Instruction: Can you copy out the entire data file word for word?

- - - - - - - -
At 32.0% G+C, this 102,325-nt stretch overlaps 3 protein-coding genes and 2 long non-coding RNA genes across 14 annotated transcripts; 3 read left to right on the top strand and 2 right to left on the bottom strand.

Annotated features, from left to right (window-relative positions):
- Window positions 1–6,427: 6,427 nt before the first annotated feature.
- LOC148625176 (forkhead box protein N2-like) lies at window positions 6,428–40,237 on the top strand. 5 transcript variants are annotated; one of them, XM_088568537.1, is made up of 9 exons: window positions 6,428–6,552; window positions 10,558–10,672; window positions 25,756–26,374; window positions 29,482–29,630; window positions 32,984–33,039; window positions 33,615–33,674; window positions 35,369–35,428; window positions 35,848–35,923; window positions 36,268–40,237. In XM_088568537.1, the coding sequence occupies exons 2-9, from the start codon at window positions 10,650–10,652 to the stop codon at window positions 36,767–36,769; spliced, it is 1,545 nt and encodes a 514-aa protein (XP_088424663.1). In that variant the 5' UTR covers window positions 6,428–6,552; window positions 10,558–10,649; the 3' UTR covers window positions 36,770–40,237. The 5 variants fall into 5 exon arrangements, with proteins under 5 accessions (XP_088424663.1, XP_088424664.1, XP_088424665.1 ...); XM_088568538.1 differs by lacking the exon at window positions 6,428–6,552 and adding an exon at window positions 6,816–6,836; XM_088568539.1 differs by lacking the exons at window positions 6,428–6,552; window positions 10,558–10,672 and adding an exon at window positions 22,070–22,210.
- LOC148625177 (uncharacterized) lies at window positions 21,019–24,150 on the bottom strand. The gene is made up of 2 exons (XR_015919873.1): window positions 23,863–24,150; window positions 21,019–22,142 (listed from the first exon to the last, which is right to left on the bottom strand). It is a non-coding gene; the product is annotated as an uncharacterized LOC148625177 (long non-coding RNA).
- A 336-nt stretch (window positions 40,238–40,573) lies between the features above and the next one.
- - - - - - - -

At 32.0% G+C, this 102,325-nt stretch overlaps 3 protein-coding genes and 2 long non-coding RNA genes across 14 annotated transcripts; 3 read left to right on the top strand and 2 right to left on the bottom strand.

Annotated features, from left to right (window-relative positions):
- Window positions 1–6,427: 6,427 nt before the first annotated feature.
- LOC148625176 (forkhead box protein N2-like) lies at window positions 6,428–40,237 on the top strand. 5 transcript variants are annotated; one of them, XM_088568537.1, is made up of 9 exons: window positions 6,428–6,552; window positions 10,558–10,672; window positions 25,756–26,374; window positions 29,482–29,630; window positions 32,984–33,039; window positions 33,615–33,674; window positions 35,369–35,428; window positions 35,848–35,923; window positions 36,268–40,237. In XM_088568537.1, the coding sequence occupies exons 2-9, from the start codon at window positions 10,650–10,652 to the stop codon at window positions 36,767–36,769; spliced, it is 1,545 nt and encodes a 514-aa protein (XP_088424663.1). In that variant the 5' UTR covers window positions 6,428–6,552; window positions 10,558–10,649; the 3' UTR covers window positions 36,770–40,237. The 5 variants fall into 5 exon arrangements, with proteins under 5 accessions (XP_088424663.1, XP_088424664.1, XP_088424665.1 ...); XM_088568538.1 differs by lacking the exon at window positions 6,428–6,552 and adding an exon at window positions 6,816–6,836; XM_088568539.1 differs by lacking the exons at window positions 6,428–6,552; window positions 10,558–10,672 and adding an exon at window positions 22,070–22,210.
- LOC148625177 (uncharacterized) lies at window positions 21,019–24,150 on the bottom strand. The gene is made up of 2 exons (XR_015919873.1): window positions 23,863–24,150; window positions 21,019–22,142 (listed from the first exon to the last, which is right to left on the bottom strand). It is a non-coding gene; the product is annotated as an uncharacterized LOC148625177 (long non-coding RNA).
- A 336-nt stretch (window positions 40,238–40,573) lies between the features above and the next one.